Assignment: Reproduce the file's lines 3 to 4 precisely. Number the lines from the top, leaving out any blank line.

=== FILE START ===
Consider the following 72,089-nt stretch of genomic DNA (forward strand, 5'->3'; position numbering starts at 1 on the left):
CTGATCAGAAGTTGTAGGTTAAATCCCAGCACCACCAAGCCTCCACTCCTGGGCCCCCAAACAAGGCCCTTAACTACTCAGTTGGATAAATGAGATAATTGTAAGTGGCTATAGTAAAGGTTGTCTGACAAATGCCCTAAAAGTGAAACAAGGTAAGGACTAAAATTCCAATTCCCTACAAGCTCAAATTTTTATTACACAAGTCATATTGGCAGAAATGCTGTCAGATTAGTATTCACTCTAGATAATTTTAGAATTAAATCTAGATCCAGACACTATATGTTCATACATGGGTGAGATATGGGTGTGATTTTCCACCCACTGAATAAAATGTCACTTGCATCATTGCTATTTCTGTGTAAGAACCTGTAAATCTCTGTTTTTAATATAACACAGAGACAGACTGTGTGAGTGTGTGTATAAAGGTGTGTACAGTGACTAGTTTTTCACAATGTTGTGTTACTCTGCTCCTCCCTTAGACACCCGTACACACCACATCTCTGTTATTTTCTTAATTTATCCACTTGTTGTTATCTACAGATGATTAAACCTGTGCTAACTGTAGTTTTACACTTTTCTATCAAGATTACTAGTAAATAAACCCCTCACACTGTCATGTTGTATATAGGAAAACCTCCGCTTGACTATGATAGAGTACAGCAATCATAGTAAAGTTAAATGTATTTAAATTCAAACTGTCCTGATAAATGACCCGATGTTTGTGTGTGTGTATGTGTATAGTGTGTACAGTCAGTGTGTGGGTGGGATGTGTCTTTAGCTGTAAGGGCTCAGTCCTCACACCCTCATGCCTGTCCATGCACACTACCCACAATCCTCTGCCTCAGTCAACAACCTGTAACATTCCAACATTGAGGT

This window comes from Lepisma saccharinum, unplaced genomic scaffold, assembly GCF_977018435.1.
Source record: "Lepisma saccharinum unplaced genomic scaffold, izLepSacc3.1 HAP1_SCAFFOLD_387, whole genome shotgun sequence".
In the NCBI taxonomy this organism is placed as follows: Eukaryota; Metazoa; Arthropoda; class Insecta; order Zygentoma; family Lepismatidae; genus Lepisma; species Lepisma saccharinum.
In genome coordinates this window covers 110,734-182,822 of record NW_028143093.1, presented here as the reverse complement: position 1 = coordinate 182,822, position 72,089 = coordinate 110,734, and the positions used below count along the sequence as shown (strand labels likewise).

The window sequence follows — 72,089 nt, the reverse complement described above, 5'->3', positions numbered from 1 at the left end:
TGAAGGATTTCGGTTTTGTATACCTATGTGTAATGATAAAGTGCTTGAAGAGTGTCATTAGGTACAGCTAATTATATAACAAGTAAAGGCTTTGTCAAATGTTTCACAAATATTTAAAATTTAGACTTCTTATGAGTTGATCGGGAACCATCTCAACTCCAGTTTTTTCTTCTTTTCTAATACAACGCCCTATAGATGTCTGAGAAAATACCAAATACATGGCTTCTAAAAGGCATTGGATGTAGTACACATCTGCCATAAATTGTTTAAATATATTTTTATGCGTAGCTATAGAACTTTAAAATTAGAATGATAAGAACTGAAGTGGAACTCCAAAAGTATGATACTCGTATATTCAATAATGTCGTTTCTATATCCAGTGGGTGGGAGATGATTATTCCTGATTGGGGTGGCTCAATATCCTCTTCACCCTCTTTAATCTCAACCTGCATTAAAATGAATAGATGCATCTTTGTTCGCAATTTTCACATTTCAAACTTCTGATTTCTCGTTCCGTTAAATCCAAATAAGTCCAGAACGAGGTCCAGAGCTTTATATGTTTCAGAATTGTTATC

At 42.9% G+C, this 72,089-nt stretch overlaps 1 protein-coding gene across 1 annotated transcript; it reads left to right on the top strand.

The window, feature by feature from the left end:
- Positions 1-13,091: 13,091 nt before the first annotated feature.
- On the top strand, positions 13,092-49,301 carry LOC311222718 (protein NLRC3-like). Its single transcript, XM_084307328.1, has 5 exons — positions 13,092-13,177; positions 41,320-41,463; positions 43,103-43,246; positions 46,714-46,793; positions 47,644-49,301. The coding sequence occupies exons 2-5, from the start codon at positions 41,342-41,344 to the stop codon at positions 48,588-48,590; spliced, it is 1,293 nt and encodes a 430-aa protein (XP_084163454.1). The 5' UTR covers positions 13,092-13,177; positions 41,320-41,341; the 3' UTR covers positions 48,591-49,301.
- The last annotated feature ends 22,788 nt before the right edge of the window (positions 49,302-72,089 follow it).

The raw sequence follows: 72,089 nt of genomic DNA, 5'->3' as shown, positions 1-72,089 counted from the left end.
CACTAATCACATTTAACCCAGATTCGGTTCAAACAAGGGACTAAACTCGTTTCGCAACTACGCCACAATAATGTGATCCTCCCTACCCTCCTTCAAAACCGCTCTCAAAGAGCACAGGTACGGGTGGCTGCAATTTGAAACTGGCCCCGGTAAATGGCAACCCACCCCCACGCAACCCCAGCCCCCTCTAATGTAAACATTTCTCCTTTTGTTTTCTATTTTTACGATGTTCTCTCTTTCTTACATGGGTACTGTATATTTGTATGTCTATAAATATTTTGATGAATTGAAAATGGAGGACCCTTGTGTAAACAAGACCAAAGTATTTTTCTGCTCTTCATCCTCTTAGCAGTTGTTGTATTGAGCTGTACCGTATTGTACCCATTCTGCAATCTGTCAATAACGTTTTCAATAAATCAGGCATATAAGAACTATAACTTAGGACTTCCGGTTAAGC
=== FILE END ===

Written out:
This window comes from Lepisma saccharinum, unplaced genomic scaffold, assembly GCF_977018435.1.
Source record: "Lepisma saccharinum unplaced genomic scaffold, izLepSacc3.1 HAP1_SCAFFOLD_387, whole genome shotgun sequence".